Parents' Choice Foundation: Reviewing Children's Media Since 1978

Parents' Choice Awards : Audio : Audio Book


Fall 2017 Audio Book
Ages: 10 & Up
CD Price: $39.99

Caren Stelson's recounting of a young girl who survived the 1945 bombing of Nagasaki, Japan at the close of World War II is both a thorough historical account and a piercing personal one.

Stelson begins Sachiko Yasui's story on a day she is playing with a friend—and her life and those of everyone around her—changes in an instant. Stelson follows Sachiko through adolescence and into adulthood, to the grown woman who is now the last living witness to her family's harrowing and heart-wrenching story.

Stelson's narrative asides provide a thorough account, and context of a horrific moment in world history. In contrast, the chapters in which she recounts Sakachi's own story are up-close and intimate, and the audiobook's use of two distinctively different narrators works well to set these apart. The chapters in which Katherine Fenton narrates Sakachi's personal story are powerful, and filled with small details and beautiful imagery: grandmother's special porcelain bowl, the camphor trees, the long-legged American soldiers, the three boxes of cremation ashes her family moved from house to house. John Chancer's voice skillfully provides the less personal; the facts and history's hindsight.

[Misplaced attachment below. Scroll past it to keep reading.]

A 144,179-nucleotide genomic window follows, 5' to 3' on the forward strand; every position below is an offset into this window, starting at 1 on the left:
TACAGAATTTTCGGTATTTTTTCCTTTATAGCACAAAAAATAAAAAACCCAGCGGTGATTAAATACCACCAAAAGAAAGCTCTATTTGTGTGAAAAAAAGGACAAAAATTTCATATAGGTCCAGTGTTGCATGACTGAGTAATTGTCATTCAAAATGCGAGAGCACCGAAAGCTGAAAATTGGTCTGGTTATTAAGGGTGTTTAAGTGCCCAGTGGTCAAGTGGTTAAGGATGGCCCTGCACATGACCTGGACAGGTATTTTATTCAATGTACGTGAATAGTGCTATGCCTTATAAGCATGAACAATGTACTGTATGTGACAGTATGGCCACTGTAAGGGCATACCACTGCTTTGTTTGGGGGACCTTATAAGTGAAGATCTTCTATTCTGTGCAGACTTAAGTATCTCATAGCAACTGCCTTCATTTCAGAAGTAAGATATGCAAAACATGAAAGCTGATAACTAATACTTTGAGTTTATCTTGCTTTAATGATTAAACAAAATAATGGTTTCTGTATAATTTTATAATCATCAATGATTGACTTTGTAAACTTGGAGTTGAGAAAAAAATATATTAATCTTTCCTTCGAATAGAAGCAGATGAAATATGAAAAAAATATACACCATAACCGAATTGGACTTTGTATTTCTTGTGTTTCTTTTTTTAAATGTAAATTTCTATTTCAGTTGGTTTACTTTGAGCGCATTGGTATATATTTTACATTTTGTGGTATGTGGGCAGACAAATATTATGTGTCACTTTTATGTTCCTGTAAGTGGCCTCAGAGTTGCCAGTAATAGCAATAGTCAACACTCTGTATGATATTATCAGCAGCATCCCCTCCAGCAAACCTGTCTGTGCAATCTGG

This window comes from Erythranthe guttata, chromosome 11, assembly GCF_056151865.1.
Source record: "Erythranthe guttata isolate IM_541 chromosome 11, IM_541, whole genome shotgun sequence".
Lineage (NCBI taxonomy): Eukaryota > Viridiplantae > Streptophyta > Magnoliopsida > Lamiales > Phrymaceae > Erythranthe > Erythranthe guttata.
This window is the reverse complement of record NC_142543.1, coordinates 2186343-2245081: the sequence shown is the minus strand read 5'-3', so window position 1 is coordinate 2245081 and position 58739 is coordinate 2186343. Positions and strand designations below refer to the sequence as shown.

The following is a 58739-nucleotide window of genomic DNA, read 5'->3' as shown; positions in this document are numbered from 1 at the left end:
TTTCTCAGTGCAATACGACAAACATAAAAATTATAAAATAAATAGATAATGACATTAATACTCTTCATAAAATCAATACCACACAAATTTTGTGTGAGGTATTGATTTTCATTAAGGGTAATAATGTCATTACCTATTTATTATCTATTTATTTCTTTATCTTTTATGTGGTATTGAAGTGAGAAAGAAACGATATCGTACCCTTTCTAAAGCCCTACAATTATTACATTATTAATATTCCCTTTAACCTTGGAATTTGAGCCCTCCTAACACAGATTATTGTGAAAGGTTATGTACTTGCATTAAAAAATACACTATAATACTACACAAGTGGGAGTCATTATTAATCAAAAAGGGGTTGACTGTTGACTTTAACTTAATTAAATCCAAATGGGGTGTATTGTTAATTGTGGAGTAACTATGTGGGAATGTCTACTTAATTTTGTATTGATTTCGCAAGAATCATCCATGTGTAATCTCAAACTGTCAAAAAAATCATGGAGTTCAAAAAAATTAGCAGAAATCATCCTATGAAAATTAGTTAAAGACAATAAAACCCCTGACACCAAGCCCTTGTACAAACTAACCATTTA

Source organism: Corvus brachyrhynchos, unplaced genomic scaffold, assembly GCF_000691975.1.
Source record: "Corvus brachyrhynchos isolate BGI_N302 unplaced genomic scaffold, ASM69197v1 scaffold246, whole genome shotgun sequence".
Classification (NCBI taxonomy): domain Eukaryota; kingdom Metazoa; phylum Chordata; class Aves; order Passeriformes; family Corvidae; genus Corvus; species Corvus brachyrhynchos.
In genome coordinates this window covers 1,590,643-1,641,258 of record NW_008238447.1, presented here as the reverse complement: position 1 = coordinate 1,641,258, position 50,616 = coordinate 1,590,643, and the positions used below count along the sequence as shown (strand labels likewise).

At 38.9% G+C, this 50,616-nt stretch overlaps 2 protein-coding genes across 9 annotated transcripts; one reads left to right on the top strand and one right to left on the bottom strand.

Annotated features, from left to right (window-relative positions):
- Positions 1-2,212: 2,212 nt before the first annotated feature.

Sachiko survived, in the face of tragedy and loss and the ongoing damage from radiation. In her late teens she lost her voice to thyroid cancer, a common after-effect of exposure. Her journey to recover it - both literally and metaphorically - as well as her sheer will to live, has been lifelong.

Although startling to realize that the 50-year anniversary of the bombing—a moment that was commemorated in both the United States and Japan happened over 20 years ago— listening to Caren Stelson's book makes it feel raw and present and devastating.

During the 50th anniversary of the bombing, at age 56, Sachiko was asked to speak to a group of sixth-graders and their parents. Her message was positive - about survival and the importance of life. You can almost feel the tears they wiped away.

Teresa DiFalco   ©2017 Parents' Choice
Teresa DiFalco is an award-winning ghostwriter, writer, and mother in Vancouver, Washington. She's been a contributing editor for Parents' Choice for over ten years. She's a strong speller, a menace at badminton, and makes a decent soufflé.

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